? "?because I learned new words." S9:

? "?because we read long texts but, in the digital stories, we had to include only the most important parts." S1:

? "It helped me distinguish right from wrong and the important from the unimportant." S11:

? "?because I thought more about what I read ." ? "I realized that I liked writing a lot?" S9:

? "I improved in writing, as a result of the texts that we read." S10:

? "[Digital storytelling] made me write more and I liked that." S12:

? "I felt more confidence and I could write more freely and better." S2:

? "?I had to write a text and these activities helped me write it." S6:

? " I got interested in the activities, so I could write better." S11:

? "?they helped us write the story." S14:

? "I got interested, because I, too, wanted to help with the production of the story."

The low achieving participants attributed their lack of participation in the writing activities to their limited language proficiency and inability to detect errors (items 72-79) but claimed to have paid close attention to the strategies deployed by more advanced peers (Fung, 2010).

Digital storytelling encouraged the participants' engagement in computer-assisted process writing (Castañeda, 2013; Kieler, 2010; Rahimi & Yadollahi, 2017; Yee & Kee, 2017). Figure 12 Although digital storytelling raised awareness of peer assessment strategies (Quiroga & Toro Nieto, 2015), it seems that the participants prioritized the revisions (87%) and editing (93%) of their own texts over the revising (60%) and editing (67%) the text of another group (items 81xii and 81xxi). Multiple collaborative proofreading also increased the processing and understanding of the reading texts (Kesler, Gibson & Turansky, 2016), as well as the expression of personal points of view (Kieler, 2010).

The publication of the participants' digital stories (items 80xiii, 96) elicited equal measures of pride and anxiety, enhanced sensitivity to the rhetorical expectations of real-world local audiences and motivated revisions and editing (Yamac & Ulusoy, 2016; Yoon, 2013; Castañeda, 2013). Figure 13 ? "I think that it is far more interesting than writing on a piece of paper. For me it is easier and I can write faster on the computer than on paper... We would all sit around the computer, write, discuss... We made many more corrections than [if we wrote] on paper, it was nicer. " S2:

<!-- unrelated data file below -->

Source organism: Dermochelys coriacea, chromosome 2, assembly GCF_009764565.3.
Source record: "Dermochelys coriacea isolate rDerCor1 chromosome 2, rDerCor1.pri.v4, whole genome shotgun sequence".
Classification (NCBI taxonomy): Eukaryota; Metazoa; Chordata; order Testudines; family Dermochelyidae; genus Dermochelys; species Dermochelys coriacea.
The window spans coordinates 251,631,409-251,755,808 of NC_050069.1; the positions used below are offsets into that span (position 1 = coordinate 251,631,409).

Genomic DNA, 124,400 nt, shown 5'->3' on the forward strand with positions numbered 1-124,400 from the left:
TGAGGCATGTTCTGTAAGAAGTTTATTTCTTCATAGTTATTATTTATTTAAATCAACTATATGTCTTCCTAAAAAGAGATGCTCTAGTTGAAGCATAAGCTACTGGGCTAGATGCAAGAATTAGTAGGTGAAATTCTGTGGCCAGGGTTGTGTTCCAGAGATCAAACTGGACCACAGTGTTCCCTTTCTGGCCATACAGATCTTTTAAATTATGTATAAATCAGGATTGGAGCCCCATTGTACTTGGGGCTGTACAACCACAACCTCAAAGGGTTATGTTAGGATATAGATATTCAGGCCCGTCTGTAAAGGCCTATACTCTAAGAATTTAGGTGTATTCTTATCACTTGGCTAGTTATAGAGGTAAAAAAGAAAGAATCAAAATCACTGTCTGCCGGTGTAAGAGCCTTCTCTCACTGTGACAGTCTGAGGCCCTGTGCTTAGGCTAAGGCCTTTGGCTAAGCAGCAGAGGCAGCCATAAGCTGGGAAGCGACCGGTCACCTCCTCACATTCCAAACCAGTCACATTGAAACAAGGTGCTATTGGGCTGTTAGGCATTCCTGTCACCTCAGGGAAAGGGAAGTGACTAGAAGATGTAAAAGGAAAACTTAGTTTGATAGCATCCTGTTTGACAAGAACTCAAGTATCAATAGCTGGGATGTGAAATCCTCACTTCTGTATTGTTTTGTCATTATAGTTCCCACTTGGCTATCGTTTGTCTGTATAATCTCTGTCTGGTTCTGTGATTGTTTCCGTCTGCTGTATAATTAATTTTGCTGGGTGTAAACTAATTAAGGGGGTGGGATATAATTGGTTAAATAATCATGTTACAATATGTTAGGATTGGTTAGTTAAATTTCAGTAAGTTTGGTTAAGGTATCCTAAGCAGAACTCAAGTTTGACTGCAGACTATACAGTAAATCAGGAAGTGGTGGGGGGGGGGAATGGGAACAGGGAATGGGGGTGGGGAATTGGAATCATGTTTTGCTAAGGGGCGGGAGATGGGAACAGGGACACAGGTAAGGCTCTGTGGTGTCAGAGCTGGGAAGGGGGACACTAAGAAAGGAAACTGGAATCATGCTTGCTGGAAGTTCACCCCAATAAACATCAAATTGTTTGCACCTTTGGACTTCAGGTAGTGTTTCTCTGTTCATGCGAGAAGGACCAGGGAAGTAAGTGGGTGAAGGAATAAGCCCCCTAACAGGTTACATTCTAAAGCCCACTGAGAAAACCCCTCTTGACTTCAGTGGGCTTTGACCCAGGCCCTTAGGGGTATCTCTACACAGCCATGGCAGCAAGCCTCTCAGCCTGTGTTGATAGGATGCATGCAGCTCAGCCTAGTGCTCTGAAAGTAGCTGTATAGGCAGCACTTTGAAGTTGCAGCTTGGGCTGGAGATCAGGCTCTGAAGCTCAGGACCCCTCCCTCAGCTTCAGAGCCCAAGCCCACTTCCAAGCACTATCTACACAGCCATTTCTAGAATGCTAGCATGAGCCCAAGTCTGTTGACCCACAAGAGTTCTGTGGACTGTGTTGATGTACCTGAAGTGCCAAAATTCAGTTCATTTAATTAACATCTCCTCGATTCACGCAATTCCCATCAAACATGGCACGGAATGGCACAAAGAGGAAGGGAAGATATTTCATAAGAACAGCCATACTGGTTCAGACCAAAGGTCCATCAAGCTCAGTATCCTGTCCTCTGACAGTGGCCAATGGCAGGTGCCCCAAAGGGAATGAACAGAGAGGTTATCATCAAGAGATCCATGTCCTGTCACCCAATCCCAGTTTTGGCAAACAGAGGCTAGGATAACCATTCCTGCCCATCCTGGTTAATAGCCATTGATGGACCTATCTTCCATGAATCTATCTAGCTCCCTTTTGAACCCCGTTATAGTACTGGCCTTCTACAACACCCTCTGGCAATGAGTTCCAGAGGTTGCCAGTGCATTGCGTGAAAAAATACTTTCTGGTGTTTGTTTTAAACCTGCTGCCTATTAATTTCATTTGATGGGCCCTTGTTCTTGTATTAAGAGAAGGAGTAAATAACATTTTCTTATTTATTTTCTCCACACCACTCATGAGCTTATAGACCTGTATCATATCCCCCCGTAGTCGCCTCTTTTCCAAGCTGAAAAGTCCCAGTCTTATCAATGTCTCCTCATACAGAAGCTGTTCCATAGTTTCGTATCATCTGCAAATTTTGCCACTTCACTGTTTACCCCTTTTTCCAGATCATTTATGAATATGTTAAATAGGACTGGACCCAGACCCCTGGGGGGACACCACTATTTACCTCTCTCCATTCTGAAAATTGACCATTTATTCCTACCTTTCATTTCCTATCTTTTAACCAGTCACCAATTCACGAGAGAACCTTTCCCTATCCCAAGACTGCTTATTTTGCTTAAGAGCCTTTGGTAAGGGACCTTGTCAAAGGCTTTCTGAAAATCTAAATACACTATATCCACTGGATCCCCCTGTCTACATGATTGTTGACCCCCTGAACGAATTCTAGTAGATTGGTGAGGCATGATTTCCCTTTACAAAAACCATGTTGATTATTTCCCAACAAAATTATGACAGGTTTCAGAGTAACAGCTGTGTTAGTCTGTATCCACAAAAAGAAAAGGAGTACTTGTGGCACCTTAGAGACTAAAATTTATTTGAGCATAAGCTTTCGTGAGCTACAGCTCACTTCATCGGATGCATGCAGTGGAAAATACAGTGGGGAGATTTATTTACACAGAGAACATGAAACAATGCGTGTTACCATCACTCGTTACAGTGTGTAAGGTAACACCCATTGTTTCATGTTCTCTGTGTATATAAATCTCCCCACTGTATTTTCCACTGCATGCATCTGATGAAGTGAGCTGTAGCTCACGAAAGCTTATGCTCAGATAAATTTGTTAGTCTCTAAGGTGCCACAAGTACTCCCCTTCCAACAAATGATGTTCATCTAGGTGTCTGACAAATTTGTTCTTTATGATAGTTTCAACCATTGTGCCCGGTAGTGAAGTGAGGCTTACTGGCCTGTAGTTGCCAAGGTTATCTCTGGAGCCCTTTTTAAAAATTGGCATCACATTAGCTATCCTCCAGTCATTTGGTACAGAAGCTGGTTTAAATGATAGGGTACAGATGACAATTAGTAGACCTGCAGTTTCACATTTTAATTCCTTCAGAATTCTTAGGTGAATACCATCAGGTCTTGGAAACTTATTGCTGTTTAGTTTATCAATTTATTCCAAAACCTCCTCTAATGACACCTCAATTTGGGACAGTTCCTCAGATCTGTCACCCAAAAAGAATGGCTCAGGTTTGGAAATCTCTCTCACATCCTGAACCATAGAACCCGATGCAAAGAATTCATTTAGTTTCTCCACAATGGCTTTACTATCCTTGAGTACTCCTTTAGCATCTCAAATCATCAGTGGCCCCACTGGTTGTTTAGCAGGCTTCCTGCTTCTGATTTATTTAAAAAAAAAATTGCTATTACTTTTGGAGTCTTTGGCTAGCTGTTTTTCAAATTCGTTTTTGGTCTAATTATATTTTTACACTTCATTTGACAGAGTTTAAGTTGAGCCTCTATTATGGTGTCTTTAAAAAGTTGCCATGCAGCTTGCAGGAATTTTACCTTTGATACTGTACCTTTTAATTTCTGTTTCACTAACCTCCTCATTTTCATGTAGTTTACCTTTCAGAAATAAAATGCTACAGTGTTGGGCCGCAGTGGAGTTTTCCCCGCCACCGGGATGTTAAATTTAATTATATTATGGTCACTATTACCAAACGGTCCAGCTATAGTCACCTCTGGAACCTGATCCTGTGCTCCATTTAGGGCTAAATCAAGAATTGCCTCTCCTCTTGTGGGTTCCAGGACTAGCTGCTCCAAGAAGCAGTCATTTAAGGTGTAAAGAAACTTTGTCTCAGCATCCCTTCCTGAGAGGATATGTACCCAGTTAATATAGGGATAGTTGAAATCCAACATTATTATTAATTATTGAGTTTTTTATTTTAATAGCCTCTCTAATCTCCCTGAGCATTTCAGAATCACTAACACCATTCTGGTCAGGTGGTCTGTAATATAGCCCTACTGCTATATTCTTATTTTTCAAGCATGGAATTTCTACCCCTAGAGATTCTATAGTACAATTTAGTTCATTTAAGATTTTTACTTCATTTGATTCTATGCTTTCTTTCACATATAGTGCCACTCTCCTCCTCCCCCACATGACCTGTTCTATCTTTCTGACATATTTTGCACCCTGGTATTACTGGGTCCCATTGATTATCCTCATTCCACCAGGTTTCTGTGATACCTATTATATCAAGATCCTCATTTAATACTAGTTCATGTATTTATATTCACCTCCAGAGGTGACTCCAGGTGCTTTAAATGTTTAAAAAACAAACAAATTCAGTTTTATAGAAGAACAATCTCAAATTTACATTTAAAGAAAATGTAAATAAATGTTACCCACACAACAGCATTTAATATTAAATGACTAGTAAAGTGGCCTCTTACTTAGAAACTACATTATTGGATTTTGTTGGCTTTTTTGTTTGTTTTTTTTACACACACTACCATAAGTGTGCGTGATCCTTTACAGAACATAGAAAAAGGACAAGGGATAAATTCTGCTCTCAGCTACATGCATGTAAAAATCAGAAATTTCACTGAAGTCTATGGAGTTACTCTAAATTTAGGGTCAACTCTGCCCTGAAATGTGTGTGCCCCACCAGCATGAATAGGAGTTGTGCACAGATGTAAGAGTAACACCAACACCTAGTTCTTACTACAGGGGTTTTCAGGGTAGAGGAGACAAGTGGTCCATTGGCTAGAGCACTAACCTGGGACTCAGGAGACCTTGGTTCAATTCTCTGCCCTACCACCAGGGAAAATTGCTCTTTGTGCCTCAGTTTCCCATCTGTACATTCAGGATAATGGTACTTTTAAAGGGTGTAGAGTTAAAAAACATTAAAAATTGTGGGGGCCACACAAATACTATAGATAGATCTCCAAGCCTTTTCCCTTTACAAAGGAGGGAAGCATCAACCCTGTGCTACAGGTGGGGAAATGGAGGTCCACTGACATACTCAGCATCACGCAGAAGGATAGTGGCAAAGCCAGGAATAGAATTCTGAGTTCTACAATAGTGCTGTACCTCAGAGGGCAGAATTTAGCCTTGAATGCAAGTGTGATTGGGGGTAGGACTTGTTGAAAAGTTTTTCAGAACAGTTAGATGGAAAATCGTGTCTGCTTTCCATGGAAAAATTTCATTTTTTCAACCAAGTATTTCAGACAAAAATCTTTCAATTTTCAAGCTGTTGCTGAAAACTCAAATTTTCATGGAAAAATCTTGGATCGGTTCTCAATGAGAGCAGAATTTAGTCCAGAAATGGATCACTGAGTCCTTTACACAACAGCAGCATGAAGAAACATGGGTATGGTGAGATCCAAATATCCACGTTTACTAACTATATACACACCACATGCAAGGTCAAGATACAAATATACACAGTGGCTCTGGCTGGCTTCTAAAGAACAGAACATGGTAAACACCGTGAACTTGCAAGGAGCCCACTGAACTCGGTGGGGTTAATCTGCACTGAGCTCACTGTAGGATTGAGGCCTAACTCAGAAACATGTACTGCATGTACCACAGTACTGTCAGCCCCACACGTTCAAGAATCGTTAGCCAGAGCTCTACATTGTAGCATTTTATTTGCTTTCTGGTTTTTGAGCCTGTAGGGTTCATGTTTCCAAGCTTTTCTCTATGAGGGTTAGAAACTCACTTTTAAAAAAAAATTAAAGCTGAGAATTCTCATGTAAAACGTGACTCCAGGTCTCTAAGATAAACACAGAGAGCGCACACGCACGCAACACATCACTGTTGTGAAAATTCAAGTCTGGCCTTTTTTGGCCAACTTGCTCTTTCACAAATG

?"?That helped me, too, because I found mistakes that I could have made myself ? I corrected the [others'] text but also myself, that is, I realized that this was a mistake that I could have made, too." S5:

? "It was exhausting, because we had to write the texts many times..." S9:

? "We wrote ... longer texts than what we used to." S11:

? "It was tiring, but the text got better." S6:

? "I was kind of bored but it helped me...our text got better every time we wrote it." S3:

? "...because I realized that, the more you write a text, the beter it gets." The participants' increasing (67%) reliance on their groups (item 81xiii), relates to research findings concerning enhanced independence in learning (Jitpaisarnwattana, 2018), as a result of digital storytelling (Figure 14). ? "?I liked that a lot, because?it is nice that others, not just your teacher or your parents, get to see what you do." "I was wondering what [other people] would like most. This made me think to write something nice to attract their attention." "...I think it was helpful, maybe because we knew that others would see [our text], so we made it better, with more care?" S7:

? "I felt very proud, because other people would read [our text], too. I was also stressed, because I knew that not only my class would read it but other people would read it, too, so, it had to be very good and different, to have something special that would draw people's attention."


? "[The online publication of my digital stories] made me feel fine!" S4:

? "I liked that, too, because I set even higher goals and I wanted to give my 100%." S13:

? "Yes. Because she [the teacher] helped me in many things?Whenever I did not understand [something], she explained it better?" S12:

? "?when the entire group? could not find the answer to a question, then, yes." S10:

? "No, because I wanted to do everything with my friends, with my group, everything." ? "...when we started to make the digital stories, it was something so different, [something] that we never expected to happen in the English class, and it was fantastic..." S11:

? "We learned and had fun at the same time." S1:

? "...because we spent our time creatively and learned new things at the same time." S3:

? "Yes, ... I liked it, because I worked with my friends and classmates, with whom I had never worked before, and I also liked the fact that we had computers in the English class". S9:

? "Yes, because I realized that it is not just books that you can learn English from." S5:

? "...because I engaged more in the lesson and dedicated more time, so that the digital story would turn out as good as possible." S11:

? "Yes. Yes, because it was fun and the other children helped me." S3:

? "Yes, [digital storytelling] made me like the [English] class more. Before that... I was kind of bored... but it made it that more interesting." S3: